“Icehouse” is Philadelphia’s Winter Pop-Up Tourist Attraction
“You ain’t ever gonna see anything like this again!” The man’s walking down the street with a spring in his step. He’s almost skipping. He’s excited. Everyone at the corner of 52nd and Locust is kind of excited. Everyone’s pulling out their cell phones — iPhones, Android phones, even one dude with an old flip phone — to snap a picture. Others have serious cameras out. It’s a mix of classes and races and ages, and everyone’s chatting and pointing out features on the building that I’ll call the Icehouse.
The Icehouse is Philadelphia’s unexpected brief tourist attraction this winter. Notably, it’s a spot for local tourists. Several of my friends have been out to West Philadelphia just to see this place and snap a few photos of it. Based on how many people showed up during the half-hour or so I was there — more than 50 — the Icehouse may have been photographed almost as much as the Liberty Bell these past few days.
Before Monday morning, the building at 52nd and Locust that later became the Icehouse was just the Locust Medical Center. According to signs on the outside, the building housed a drug store, a family medicine practice, a foot specialist and a dentist. A fire broke out sometime before 4 a.m.; firefighters quickly struck a second alarm. The fire was under control by 6:30 a.m. and no one was hurt, but the building was soon covered in ice. Not long after it was deemed in danger of collapse. L&I plans to demolish it shortly, and as of yesterday was searching for contractors for the demolition.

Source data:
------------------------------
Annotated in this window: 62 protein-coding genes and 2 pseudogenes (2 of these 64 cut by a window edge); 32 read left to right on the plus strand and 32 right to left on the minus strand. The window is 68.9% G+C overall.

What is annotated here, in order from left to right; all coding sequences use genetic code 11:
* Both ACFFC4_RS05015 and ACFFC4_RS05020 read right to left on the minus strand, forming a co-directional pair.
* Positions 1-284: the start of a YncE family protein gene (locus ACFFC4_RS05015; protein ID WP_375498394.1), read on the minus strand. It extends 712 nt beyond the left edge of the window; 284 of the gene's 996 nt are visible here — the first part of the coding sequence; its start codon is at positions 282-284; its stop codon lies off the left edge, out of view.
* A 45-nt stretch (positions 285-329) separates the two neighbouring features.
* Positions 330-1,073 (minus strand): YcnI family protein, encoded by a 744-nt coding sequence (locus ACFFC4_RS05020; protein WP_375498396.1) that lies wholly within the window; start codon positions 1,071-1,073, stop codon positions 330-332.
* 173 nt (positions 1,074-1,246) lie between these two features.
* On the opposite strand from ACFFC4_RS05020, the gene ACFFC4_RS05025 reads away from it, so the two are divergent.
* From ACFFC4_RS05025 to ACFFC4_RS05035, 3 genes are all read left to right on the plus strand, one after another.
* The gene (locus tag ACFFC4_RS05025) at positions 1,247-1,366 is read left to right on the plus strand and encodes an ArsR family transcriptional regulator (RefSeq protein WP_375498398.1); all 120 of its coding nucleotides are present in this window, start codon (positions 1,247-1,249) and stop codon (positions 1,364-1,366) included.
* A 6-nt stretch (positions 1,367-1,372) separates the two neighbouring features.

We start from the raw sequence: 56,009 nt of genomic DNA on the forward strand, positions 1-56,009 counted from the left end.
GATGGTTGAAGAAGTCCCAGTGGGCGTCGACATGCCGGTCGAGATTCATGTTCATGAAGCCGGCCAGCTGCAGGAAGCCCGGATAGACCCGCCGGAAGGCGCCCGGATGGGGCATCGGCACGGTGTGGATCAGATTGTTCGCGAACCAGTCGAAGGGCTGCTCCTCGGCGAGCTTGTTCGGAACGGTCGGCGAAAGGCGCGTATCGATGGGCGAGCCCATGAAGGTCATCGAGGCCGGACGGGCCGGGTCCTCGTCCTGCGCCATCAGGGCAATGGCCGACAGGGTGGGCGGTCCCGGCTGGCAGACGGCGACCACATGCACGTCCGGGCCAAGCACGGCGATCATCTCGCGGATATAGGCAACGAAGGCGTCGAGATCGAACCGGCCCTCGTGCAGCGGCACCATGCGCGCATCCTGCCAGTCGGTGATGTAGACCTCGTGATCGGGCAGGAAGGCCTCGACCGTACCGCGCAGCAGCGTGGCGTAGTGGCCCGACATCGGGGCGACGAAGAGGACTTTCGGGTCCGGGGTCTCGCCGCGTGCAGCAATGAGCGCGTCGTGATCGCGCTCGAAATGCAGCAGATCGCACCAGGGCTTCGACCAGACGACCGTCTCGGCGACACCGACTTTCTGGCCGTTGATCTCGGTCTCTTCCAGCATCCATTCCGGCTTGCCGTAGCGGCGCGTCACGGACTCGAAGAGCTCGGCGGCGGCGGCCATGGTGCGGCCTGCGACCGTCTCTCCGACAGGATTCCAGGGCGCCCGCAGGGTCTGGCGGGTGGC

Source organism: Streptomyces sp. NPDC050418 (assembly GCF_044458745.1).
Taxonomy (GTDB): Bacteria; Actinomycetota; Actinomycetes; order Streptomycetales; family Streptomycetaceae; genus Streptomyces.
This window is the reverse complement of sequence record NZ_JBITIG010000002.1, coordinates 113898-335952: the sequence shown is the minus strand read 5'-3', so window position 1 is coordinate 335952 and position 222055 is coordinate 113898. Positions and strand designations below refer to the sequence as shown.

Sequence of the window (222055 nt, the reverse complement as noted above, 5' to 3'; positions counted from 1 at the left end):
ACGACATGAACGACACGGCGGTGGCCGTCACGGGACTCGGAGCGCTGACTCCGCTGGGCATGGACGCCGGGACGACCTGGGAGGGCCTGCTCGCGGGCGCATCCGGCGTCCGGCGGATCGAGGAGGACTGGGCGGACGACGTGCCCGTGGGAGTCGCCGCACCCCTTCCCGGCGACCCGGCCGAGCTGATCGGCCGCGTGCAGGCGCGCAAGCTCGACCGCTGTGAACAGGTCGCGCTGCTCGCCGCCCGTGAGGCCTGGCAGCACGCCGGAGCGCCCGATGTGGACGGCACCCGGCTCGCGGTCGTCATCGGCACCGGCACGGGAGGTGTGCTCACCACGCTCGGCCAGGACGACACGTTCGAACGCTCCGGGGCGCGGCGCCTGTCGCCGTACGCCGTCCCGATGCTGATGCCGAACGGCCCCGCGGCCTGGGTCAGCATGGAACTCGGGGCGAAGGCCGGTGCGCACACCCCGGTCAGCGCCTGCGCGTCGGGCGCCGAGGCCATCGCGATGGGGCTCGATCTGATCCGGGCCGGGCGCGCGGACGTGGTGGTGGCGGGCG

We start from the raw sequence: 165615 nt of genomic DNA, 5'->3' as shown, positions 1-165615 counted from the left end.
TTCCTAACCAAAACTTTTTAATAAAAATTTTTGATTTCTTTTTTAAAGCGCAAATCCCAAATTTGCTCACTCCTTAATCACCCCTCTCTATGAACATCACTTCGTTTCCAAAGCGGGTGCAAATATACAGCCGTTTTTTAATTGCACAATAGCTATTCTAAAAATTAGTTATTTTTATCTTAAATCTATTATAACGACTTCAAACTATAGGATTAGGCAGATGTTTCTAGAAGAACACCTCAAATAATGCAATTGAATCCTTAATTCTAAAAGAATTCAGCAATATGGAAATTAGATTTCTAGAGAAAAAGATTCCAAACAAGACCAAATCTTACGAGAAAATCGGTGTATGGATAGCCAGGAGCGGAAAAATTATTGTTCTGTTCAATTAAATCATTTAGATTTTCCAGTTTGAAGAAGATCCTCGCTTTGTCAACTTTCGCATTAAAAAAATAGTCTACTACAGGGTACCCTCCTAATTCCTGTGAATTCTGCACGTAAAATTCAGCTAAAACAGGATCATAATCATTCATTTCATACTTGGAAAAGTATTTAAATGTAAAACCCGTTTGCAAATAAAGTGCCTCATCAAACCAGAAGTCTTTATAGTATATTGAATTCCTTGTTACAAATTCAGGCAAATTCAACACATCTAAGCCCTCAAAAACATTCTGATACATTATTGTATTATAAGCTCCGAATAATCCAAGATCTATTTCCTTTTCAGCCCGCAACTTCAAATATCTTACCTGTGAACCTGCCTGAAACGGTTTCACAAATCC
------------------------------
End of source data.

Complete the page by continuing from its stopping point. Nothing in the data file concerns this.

But for now, it’s still the Icehouse — and it’s become quite the hot spot. Not that 52nd Street isn’t a bustling strip in West Philadelphia always, but it was bumping for a 20-degree day in late February. The corner across from the Bushfire Theater has become 52nd Street’s main attraction. (It’s too bad it’s big, or enterprising Philadelphians could charge people to take photos like people in East New York did with that Banksy piece last year.)
People today didn’t have much to say to each other except to share their incredulousness that this was an actual thing on a Philadelphia street corner. I asked the man at the convenience store counter if business was up. He shrugged. “You’re here,” he said as I bought a drink (a creme Day’s Soda). A man named Rasual who didn’t give his last name told me he lives nearby and was outside during the fire. “It was the most insane thing I ever saw,” he said.
I figured the place might be drawing crowds when I saw the photos. When I was in fourth grade, a fire gutted the house four doors down. The next day at school, they warned us over the loudspeaker to not go near that house on our way home, as it could be dangerous. As such, hundreds of children packed Brookview Road at 3 p.m. to gawk at the charred husk of the house. A bunch of people got on the news.
When I saw people who live in Fishtown — Fishtown! — traveling to West Philadelphia to check out the Icehouse, I knew it was a similar phenomenon. A report on Fox 29 yesterday even found a man filming the Icehouse with a drone. That man, Dave Cocchi, later posted some incredible drone shots to Facebook.
Today, people ran and walked around the intersection taking photos. 52nd Street, closed after the fire, had been reopened. In that half hour, I counted 10 cars stopping to snap photos — some didn’t even get out of the car. People snapped photos and compared shots — the bright sun made it particularly tough to get clean shot from certain angles. But everyone there tried. People wanted to get a photo as if to prove to themselves that this weird thing actually happened.
Summer has pop-up beer gardens. Winter has this pop-up Icehouse. There’s probably no larger meaning to come out of this. But it’s fun to see Philadelphians — residents of the area, passersby stopping their cars, hipsters who made a special trip to go see the place — chatting it up in 20 degree weather just because of a weird fire. This fire was an awful event for the businesses there and the neighbors near 52nd and Locust. But at least Philadelphians have turned it into the Icehouse, a temporary tourist attraction on 52nd Street.
The Icehouse, 52nd and Locust
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